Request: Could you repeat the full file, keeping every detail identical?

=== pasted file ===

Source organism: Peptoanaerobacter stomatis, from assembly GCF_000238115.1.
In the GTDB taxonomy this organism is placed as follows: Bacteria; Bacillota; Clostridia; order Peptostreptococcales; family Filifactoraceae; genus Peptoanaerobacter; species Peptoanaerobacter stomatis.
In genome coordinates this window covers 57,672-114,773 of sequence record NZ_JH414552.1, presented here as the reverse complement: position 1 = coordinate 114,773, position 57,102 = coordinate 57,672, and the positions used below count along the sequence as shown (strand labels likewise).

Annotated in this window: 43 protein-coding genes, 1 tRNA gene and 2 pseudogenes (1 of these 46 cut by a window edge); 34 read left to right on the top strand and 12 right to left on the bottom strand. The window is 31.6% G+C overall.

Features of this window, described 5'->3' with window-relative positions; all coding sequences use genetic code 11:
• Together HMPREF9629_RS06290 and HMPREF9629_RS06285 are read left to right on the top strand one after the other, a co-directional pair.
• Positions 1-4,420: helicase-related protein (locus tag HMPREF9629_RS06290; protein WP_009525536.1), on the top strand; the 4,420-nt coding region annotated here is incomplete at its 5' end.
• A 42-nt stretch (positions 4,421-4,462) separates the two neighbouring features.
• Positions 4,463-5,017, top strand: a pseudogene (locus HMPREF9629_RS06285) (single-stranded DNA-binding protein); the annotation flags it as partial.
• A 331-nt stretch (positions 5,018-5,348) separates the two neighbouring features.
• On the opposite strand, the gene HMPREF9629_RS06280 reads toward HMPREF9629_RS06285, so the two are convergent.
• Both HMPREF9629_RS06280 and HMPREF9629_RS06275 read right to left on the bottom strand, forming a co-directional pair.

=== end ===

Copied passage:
Source organism: Peptoanaerobacter stomatis, from assembly GCF_000238115.1.
In the GTDB taxonomy this organism is placed as follows: Bacteria; Bacillota; Clostridia; order Peptostreptococcales; family Filifactoraceae; genus Peptoanaerobacter; species Peptoanaerobacter stomatis.
In genome coordinates this window covers 57,672-114,773 of sequence record NZ_JH414552.1, presented here as the reverse complement: position 1 = coordinate 114,773, position 57,102 = coordinate 57,672, and the positions used below count along the sequence as shown (strand labels likewise).

Annotated in this window: 43 protein-coding genes, 1 tRNA gene and 2 pseudogenes (1 of these 46 cut by a window edge); 34 read left to right on the top strand and 12 right to left on the bottom strand. The window is 31.6% G+C overall.

Features of this window, described 5'->3' with window-relative positions; all coding sequences use genetic code 11:
• Together HMPREF9629_RS06290 and HMPREF9629_RS06285 are read left to right on the top strand one after the other, a co-directional pair.
• Positions 1-4,420: helicase-related protein (locus tag HMPREF9629_RS06290; protein WP_009525536.1), on the top strand; the 4,420-nt coding region annotated here is incomplete at its 5' end.
• A 42-nt stretch (positions 4,421-4,462) separates the two neighbouring features.
• Positions 4,463-5,017, top strand: a pseudogene (locus HMPREF9629_RS06285) (single-stranded DNA-binding protein); the annotation flags it as partial.
• A 331-nt stretch (positions 5,018-5,348) separates the two neighbouring features.
• On the opposite strand, the gene HMPREF9629_RS06280 reads toward HMPREF9629_RS06285, so the two are convergent.
• Both HMPREF9629_RS06280 and HMPREF9629_RS06275 read right to left on the bottom strand, forming a co-directional pair.